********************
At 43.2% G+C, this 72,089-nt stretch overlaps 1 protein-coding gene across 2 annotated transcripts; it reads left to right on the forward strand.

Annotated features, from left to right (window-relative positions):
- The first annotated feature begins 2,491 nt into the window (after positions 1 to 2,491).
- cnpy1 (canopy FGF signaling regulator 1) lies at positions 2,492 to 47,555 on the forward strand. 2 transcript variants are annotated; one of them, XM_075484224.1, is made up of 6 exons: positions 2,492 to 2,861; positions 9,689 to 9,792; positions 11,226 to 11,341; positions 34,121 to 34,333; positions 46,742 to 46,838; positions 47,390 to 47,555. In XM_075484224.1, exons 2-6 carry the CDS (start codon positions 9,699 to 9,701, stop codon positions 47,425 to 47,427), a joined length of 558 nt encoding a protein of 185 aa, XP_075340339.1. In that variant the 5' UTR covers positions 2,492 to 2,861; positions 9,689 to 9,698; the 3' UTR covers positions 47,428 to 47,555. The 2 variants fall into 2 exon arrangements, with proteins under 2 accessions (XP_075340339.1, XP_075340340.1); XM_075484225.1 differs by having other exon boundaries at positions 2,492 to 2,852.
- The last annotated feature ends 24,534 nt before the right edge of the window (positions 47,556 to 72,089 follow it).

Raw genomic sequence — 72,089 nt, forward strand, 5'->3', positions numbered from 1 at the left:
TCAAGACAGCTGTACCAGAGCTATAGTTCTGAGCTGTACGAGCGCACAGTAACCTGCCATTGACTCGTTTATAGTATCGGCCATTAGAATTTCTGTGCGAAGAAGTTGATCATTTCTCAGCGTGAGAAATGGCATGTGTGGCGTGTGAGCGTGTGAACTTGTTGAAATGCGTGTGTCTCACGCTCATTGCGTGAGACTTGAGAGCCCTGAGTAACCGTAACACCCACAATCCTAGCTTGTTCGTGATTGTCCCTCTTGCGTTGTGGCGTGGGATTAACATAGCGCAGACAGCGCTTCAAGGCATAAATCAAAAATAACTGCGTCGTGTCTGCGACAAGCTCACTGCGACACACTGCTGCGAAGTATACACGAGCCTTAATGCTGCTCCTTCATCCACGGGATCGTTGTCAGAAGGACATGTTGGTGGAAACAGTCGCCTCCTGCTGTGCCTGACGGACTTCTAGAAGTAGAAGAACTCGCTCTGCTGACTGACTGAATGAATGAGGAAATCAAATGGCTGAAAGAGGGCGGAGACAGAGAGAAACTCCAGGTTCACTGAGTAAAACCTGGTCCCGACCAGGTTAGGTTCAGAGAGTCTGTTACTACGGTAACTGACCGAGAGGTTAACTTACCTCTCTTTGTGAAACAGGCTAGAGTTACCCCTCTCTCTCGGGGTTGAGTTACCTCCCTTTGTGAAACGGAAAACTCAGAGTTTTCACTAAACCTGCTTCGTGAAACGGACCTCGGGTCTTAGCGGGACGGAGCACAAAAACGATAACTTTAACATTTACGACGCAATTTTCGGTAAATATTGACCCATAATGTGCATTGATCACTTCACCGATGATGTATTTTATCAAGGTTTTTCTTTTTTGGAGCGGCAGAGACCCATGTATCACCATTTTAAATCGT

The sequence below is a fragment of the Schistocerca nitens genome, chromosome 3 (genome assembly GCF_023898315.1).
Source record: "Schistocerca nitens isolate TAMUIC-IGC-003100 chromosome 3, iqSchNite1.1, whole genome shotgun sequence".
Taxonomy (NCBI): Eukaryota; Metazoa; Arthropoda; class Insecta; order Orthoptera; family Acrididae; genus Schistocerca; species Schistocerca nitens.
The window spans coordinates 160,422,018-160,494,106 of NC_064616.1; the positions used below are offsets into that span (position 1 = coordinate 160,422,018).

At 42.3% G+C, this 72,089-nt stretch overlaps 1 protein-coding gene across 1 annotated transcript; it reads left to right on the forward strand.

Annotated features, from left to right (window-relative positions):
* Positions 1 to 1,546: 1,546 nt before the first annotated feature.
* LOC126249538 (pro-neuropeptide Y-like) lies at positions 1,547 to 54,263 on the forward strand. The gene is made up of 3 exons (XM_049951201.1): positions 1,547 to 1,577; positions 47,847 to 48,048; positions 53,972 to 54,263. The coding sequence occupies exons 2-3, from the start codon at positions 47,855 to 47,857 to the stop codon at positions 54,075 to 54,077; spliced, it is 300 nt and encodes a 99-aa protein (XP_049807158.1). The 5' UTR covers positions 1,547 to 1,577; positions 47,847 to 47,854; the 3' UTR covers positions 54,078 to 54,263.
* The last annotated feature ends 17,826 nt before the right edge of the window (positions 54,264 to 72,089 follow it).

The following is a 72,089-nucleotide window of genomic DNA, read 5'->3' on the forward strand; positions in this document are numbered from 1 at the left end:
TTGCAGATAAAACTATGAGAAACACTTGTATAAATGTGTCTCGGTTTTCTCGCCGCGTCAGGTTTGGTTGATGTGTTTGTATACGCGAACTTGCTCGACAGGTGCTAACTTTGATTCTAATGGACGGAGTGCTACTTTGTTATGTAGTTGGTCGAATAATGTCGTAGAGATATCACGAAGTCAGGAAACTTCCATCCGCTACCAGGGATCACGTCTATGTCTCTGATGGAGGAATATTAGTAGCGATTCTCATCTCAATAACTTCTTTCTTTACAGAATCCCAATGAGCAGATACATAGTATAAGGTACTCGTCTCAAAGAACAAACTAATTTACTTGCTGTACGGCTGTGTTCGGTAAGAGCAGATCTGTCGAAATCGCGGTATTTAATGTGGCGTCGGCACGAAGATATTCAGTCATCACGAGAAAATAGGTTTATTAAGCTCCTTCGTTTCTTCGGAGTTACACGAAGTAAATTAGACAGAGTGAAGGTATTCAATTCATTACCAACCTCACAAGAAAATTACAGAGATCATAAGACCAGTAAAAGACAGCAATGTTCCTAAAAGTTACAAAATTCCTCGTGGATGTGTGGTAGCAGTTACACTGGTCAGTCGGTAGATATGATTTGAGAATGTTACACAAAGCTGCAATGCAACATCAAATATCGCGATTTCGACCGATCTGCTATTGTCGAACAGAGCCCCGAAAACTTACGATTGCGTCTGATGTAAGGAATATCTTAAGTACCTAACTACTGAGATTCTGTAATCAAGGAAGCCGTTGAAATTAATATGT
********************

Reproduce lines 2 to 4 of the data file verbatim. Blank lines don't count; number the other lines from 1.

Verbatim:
Annotated features, from left to right (window-relative positions):
- The first annotated feature begins 2,491 nt into the window (after positions 1 to 2,491).
- cnpy1 (canopy FGF signaling regulator 1) lies at positions 2,492 to 47,555 on the forward strand. 2 transcript variants are annotated; one of them, XM_075484224.1, is made up of 6 exons: positions 2,492 to 2,861; positions 9,689 to 9,792; positions 11,226 to 11,341; positions 34,121 to 34,333; positions 46,742 to 46,838; positions 47,390 to 47,555. In XM_075484224.1, exons 2-6 carry the CDS (start codon positions 9,699 to 9,701, stop codon positions 47,425 to 47,427), a joined length of 558 nt encoding a protein of 185 aa, XP_075340339.1. In that variant the 5' UTR covers positions 2,492 to 2,861; positions 9,689 to 9,698; the 3' UTR covers positions 47,428 to 47,555. The 2 variants fall into 2 exon arrangements, with proteins under 2 accessions (XP_075340339.1, XP_075340340.1); XM_075484225.1 differs by having other exon boundaries at positions 2,492 to 2,852.